Your Ideal Customers Are Your Target Audience

Posted by Trevor on 28 November 2012 | 2 Comments

When determining who my target audience is for my products or services, I must identify who my ideal customer is.

As the CEO of pharmaceutical and biotechnology companies, I have always felt that my target customers were not the patients who benefitted from the products, but the physicians who made their patients feel better. The majority of doctors are detectives who have to fathom out the problem, its cause, and then define a treatment for a particular symptom. If a doctor tries something that doesn’t work or that produces side effects that make the patient feel worse, the patient becomes dissatisfied with their doctor, and the doctor then equally disgruntled with my company. I need to ensure that I target the right doctor who can identify the perfect patient profile for my product.

There are, however, almost one million doctors in the United States of which a third are primary-care physicians. There is no way my small businesses could communicate with every one of them. I believe in segmenting the market right down to the point of identifying the subspecialist whose need can be most satisfied by a product. It takes some effort and some experience, a lot of market research, because you can’t just immerse yourself in a market you know nothing about and then decide who your customer is. You have to get out and talk to people you believe to be your potential customers until you actually find your real customer. I am amazed at how few people talk to their potential customers and, according to the Small Business Administration, 88% of all new companies start up without performing market research. No wonder that half of them fail within a few years.

I coined a term in the mid-90s: strategic therapeutic market segmentation, a term that I abbreviated into the acronym, STMS. I remember this as a tongue-in-cheek gesture to a CEO who couldn’t understand that not everyone in the world was a customer for a particular product, but somehow the acronym stuck and became a catchphrase used at every executive and board-level meeting.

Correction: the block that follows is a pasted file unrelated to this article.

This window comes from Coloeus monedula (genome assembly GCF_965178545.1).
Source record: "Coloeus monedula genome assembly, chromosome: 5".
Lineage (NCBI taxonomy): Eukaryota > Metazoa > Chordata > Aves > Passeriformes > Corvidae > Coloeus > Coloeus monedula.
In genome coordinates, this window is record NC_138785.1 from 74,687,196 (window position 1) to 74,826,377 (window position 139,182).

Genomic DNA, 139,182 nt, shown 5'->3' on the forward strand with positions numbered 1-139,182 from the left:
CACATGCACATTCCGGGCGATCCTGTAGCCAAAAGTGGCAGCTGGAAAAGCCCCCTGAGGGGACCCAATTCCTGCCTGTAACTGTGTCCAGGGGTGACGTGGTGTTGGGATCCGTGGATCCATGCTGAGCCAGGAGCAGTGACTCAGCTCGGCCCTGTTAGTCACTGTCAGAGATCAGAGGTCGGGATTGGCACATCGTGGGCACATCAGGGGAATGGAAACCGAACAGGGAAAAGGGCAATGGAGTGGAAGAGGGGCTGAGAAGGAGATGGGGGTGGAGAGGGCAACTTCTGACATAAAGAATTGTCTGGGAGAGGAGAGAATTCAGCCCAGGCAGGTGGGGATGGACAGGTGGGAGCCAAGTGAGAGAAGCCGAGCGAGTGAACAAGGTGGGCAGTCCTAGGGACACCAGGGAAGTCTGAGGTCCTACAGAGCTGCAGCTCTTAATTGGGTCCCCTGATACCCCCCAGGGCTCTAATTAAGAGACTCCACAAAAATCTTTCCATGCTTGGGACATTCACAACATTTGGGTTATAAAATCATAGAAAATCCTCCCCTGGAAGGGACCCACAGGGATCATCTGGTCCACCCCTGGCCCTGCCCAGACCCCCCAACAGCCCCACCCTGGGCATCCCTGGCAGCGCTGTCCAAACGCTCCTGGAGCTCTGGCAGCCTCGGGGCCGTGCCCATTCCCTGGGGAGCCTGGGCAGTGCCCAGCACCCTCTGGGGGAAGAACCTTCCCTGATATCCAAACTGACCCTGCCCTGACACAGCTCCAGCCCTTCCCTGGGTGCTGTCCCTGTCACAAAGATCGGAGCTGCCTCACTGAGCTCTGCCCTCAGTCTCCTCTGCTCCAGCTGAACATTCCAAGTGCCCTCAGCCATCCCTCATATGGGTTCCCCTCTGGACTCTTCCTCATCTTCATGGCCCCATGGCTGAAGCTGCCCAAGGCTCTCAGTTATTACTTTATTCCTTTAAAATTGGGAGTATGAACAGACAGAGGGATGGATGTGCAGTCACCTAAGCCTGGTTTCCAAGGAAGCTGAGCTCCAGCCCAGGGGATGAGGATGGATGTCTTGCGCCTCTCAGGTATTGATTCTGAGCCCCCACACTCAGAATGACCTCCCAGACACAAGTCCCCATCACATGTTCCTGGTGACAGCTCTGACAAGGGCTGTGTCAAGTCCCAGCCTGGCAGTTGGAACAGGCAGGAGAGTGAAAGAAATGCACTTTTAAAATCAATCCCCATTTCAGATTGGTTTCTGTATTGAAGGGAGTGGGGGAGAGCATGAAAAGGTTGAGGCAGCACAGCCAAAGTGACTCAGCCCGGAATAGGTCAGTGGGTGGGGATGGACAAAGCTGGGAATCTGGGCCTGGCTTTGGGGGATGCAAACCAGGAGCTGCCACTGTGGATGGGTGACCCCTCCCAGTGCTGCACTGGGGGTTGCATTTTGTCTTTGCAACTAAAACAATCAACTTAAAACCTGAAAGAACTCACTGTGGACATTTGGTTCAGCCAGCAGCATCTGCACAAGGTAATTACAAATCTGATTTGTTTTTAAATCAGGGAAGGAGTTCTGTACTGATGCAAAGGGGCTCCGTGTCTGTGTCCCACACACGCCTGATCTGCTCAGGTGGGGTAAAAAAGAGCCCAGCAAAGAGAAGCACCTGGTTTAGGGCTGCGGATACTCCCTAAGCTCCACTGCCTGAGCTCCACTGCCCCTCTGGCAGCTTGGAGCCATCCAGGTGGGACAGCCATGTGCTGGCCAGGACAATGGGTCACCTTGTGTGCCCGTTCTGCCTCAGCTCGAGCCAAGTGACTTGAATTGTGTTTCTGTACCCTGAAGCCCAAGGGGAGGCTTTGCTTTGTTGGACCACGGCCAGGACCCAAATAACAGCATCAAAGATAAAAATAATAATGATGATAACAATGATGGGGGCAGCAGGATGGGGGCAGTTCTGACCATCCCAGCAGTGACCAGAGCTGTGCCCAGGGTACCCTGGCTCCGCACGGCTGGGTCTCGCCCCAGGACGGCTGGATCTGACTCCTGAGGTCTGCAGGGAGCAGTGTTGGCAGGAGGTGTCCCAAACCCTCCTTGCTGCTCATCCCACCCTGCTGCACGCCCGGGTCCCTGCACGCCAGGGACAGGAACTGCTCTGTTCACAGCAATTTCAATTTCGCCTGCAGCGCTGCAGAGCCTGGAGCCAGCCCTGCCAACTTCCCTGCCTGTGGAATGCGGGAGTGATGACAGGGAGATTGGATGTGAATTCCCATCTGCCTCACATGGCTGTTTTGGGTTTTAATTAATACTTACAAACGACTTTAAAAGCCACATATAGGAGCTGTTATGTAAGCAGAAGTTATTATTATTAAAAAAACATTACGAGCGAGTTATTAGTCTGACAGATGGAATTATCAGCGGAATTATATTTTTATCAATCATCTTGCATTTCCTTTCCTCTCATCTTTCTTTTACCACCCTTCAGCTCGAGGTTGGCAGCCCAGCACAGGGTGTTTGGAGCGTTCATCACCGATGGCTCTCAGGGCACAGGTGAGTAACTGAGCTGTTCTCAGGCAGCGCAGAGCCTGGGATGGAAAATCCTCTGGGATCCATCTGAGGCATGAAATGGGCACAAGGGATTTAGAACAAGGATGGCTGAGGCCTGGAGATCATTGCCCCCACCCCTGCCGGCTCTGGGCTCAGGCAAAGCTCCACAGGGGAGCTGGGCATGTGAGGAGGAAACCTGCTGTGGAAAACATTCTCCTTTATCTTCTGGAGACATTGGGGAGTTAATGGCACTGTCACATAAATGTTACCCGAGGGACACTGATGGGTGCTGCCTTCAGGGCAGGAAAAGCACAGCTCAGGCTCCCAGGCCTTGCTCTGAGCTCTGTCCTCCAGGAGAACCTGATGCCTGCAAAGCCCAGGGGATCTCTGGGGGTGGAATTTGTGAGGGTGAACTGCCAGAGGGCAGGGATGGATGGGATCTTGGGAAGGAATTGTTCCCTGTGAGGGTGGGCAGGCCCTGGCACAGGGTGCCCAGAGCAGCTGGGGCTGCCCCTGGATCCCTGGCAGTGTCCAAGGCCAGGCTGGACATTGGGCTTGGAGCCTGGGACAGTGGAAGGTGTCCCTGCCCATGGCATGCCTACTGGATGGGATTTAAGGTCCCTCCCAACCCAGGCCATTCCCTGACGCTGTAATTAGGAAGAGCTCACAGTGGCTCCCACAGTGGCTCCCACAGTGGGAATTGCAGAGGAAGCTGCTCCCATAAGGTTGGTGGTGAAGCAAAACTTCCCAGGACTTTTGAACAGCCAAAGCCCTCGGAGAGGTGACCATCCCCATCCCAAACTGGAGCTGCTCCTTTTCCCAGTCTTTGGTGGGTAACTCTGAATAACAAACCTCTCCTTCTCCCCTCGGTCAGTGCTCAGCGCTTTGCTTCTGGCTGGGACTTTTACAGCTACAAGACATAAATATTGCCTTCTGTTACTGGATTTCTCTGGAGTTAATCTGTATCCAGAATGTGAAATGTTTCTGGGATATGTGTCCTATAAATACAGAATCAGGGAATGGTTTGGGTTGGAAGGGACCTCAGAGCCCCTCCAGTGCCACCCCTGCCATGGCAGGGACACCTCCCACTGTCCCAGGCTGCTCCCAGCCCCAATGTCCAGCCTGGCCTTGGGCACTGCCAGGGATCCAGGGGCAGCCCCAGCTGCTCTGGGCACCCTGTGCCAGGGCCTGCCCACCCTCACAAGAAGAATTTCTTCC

Behind the acronym is the concept of breaking the market down into smaller and smaller segments until you have identified your ideal customer. For this CEO, however, one who never left his office to talk to potential customers, any patient in the world was a targeted customer. He produced press releases that suggested the first year sales of a new product would be $500 million. When I finished my market research, it became clear that the target customer was a small subset of physicians, the only ones schooled in the diagnosis and treatment of the disease, and I told him the forecast was actually $5 million. Fortunately he was sitting down at the time.

It was a valuable lesson in how important it is to define accurately who your ideal customer is. The only way to do that is to go out and meet with as many potential customers as possible and ask their opinions of your anticipated product or service. It sounds obvious, but I know leaders of large sales forces who have not spoken to a potential customer in a decade.

2 Comments

  1. ken fair says:

    Dear Trev, Just finished reading or more precisely skimming your new book Three Simple Steps and found it delightful. I even had tears in my eyes when you talked about your wonderful mother and the courage she had through out her lifetime. Here are a few of my thoughts concerning the content of your book. A measure of success encompassed in a lifetime has many facets, especially the rolls of intellect and discipline in achieving success. It is obvious to the reader that you were blessed and nurtured your fine intellect. I’m not saying it’s a requirement, but it certainly helps.

    There are many measures beside financial to qualify as being successful in life. My intention in saying this is not to justify a lack of success in my own life, but to emphasize that setting an example for others to follow, like your mother did, is equally important. How personal values matter. Saying what you mean and meaning what you say, and fulfilling your promises to others to the best of your ability is all part of living a successful life. One of my measures of success is what kind of adults my two children turned out to be. My wife and I of 50 years are gratified that for the most part we directly or indirectly established a set of values worth following.

    An other point worth mentioning is how one bad decision in one’s life can undo all of the other good decisions you made along the way. I’m starting to ramble so I’ll stop, but once again I enjoyed your book and your pleasant style of writing.

    Sincerely,

    Ken Fair

    • Trevor says:

      Thanks for the feedback Ken. I agree that success is a matter of perspective. To raise a healthy and stable family is as big a success as we could hope for. I don’t think, however, it is a mutually exclusive equation. There is no reason why all aspects of life’s balance cannot be equally successful. I have never sacrificed health or happiness for wealth or vice versa. I find they go hand in hand when the three simple steps become a habit.
      Cheers
      Trev

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